I also recognize the point where I’m not really having a craving or I should say I recognize if a craving is from an emotional place. I’ve learned to sit on my hands and wait it out, fifteen minutes at a time. Eating while emotional isn’t eating at all. It’s a form of self-abuse. Period. Obviously if you need to eat and you’re emotional, that’s something else.

As I write this I find myself craving one of my favorite home-made juices as of this moment: kale, green apple, carrot, beet and ginger. Now that’s a craving I can live with! I’m going to go make it and have it for my Saturday night dinner, and I’ll enjoy it!

Happy Saturday night y’all!

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The Nature of Fear

As I climbed into my car today I somehow noticed a bee in the crook of my elbow. In that moment I screamed and jumped out of my car, frantically flailing my arm about as if my very existence depended upon the immediate removal of the been from my skin. I felt a puncture and wondered if I’d been stung. I’ve never been stung by a bee so have not a clue what that feels like. Apparently I still don’t. Any stinging I felt came from the incessant slapping intended to scare the killer bee away from me.

Once I realized the bee had fled the vicinity (or had it?) I climbed back into my car and sat there calming my breath. My actions were mostly instinctual, as though a serial killer threatened my life. This moment started me thinking about the nature of fear:

When does fear begin? Where does fear come from? How do our instincts come into play with fear?

I am not afraid of death, perhaps of dying, but not death. I actually started thinking that perhaps I had a greater fear of living. The process of being fully alive and awake and aware: a wondrous thing, but I hold myself back. I hold myself back by allowing thoughts to consume me. What if others are mad at me? Not all others just certain ones. Yet I need to let go of that. It is too much pressure to always behave in such a way that others will always like me. That type of behavior got me into this obese mess.

I don’t really like the word obese. I used to fear it. Well not the word exactly, but the prejudice behind it. When most people use it they do so with the intention to demean others, to demean fat people, to show that they are better by virtue of their thinness. That is a truth that makes people uncomfortable. It makes people close to me uncomfortable. Why? I’m not quite sure.

Back to the nature of fear. When do we learn it? Do we learn it the first time our hands are slapped when we try to cross a busy street? Do we learn it when our parents pull us away from scary looking people? What do scary people look like anyways? How do we know people are scary? Are they scary? Or do we condition ourselves to think they are? Some people are definitely scary—I do get that.

I don’t really fear bees; although, I do fear their sting. But, yes, I do think more than anything I fear my light.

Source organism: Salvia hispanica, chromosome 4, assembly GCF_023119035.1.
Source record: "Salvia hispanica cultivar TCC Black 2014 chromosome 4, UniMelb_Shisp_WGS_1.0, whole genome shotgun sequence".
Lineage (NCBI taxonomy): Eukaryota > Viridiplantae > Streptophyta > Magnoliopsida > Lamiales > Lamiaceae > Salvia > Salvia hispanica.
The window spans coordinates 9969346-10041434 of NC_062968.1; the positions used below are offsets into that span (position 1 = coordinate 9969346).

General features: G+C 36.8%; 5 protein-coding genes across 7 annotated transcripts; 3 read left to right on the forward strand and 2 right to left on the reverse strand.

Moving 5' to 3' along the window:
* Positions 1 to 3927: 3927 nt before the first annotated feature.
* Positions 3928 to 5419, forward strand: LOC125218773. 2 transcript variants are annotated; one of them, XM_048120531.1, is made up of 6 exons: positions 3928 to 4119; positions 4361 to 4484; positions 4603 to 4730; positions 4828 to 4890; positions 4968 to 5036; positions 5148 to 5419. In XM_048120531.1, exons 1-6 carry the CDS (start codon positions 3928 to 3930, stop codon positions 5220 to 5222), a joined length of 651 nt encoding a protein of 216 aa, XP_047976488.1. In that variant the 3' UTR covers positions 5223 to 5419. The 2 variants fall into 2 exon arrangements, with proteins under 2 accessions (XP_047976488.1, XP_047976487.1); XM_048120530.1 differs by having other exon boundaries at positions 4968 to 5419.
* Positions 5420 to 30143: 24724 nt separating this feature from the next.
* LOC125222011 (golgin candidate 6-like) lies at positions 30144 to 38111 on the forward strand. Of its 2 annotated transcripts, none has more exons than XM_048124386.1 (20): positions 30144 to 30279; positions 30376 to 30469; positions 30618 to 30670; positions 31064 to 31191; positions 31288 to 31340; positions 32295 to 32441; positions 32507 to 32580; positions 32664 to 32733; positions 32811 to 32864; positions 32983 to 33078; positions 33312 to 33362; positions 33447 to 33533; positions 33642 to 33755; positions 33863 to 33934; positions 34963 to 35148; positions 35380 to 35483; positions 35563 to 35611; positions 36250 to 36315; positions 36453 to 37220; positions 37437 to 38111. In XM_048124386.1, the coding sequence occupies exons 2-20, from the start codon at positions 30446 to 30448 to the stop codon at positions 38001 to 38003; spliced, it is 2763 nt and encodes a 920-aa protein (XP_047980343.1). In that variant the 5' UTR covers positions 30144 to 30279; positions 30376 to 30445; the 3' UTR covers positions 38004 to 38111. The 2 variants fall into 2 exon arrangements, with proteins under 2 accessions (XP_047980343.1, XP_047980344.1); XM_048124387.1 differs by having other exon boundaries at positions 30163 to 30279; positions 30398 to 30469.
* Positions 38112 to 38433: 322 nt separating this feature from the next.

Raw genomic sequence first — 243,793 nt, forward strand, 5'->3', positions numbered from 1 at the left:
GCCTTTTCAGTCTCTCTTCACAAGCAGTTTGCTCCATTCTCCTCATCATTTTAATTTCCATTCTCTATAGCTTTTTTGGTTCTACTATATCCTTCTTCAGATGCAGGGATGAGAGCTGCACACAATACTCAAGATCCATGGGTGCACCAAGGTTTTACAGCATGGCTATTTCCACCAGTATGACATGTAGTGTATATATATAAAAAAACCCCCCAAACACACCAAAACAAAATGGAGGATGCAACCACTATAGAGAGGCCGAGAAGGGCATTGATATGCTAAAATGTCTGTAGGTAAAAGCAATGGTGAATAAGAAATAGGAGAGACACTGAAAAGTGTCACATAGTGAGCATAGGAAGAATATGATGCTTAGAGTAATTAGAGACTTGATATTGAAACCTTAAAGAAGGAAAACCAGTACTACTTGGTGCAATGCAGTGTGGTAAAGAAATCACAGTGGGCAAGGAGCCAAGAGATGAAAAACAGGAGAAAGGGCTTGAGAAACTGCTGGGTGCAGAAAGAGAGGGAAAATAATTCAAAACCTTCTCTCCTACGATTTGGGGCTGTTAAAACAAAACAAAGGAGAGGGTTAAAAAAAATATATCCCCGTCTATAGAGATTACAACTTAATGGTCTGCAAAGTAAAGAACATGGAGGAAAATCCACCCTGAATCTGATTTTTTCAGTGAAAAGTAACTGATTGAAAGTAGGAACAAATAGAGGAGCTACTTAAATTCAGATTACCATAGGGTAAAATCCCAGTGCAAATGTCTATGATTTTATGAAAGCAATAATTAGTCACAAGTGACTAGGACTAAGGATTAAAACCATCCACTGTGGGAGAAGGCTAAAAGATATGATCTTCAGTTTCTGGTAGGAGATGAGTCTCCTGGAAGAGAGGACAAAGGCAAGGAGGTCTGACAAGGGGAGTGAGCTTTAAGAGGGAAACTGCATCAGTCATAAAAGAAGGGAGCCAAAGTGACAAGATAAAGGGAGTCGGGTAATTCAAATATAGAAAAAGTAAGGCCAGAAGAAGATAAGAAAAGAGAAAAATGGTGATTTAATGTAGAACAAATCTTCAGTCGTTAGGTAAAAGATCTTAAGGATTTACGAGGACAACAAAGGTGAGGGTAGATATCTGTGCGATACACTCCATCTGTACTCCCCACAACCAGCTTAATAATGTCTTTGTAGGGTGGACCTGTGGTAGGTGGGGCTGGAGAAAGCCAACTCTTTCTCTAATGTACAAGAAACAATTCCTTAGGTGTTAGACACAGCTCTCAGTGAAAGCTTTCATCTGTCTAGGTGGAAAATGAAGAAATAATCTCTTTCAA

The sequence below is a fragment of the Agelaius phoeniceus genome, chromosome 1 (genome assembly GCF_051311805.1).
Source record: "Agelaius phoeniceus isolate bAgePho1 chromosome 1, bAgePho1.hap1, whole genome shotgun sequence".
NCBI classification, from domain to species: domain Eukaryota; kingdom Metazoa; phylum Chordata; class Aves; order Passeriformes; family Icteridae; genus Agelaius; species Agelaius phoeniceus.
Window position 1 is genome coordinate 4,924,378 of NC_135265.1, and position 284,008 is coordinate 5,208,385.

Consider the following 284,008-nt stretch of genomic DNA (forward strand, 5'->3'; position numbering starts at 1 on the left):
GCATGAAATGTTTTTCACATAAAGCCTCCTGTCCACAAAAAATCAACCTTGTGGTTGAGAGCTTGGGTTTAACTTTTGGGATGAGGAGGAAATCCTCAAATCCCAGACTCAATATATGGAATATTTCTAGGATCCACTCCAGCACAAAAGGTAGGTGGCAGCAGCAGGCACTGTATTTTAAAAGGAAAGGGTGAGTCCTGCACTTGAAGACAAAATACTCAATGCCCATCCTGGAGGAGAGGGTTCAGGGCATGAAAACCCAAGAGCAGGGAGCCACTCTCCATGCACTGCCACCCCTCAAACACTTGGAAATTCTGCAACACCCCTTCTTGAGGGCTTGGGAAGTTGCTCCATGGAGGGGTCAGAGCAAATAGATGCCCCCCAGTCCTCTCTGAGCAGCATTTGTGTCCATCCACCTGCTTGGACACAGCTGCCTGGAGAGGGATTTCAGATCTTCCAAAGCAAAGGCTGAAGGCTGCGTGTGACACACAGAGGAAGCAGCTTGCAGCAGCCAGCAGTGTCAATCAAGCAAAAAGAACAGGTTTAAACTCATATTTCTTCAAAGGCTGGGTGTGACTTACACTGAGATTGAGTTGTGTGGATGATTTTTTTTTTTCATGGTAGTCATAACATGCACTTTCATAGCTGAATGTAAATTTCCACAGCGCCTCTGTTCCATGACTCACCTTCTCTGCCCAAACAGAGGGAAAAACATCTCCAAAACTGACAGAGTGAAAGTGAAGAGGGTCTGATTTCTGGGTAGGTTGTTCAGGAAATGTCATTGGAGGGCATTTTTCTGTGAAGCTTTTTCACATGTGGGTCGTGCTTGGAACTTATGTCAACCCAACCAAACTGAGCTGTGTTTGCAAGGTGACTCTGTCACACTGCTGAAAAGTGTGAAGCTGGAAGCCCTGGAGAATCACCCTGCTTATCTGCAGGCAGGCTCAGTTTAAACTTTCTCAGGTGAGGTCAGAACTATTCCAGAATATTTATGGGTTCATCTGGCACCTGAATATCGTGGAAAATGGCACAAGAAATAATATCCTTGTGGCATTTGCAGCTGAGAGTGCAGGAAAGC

I don’t need to be perfect. I don’t mind apologizing. I’m not afraid of that. It’s too difficult to be right all the time. I don’t like screwing up, but that’s how I learn, and I like learning.

Maybe tomorrow I won’t be afraid. Maybe tomorrow if another bee lands on me I’ll have a conversation with it about the nature of existence, of its existence and of mine. And then when it flies away, instead of watching I’ll take off in my own unique and special direction, with no destination in mind, just a desire to feel the life flowing through my veins.

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Sugarlicious Cravings

I sit here in front of my computer, having made it “through the rain.” The cravings have been absolutely horrid the past few days. And I know why. The why doesn’t exist in the present. It doesn’t even exist in the past. It lives in the dark addictive reaches of my brain.

I worry about things, events, people outside myself. I live in fear of something, but what? Disappointing people? Standing up for myself? Saying no? It’s an interesting thing, if you can call it that.

I have a hard time saying no. But I’ve been getting better. I have a hard time saying no when people don’t ask, but make assumptions.

But all of that doesn’t really matter. See, sugar is smart and addictive, very addictive. It plays on the emotions, makes you think it will help you feel better. Tells you it’s always there for you. And it is, if you feel like living a long slow death. I’m not talking about literal death. I’m talking about the dullness that comes from not experiencing life. That’s what sugar does—it dulls life.

Winning the war against sugar happens one battle, one moment at a time. Sure there are setbacks but focusing on those doesn’t help. So I focus on this moment. And in this moment I resisted temptation. Just like I resisted it yesterday. I’m not going to worry about tomorrow because it’s not here yet.

Sometimes winning the battle means holding on tight and sitting on my hands for fifteen minutes at a time. I did that tonight and after an hour the worst of the urge passed and I knew then I’d made it through the rain…………….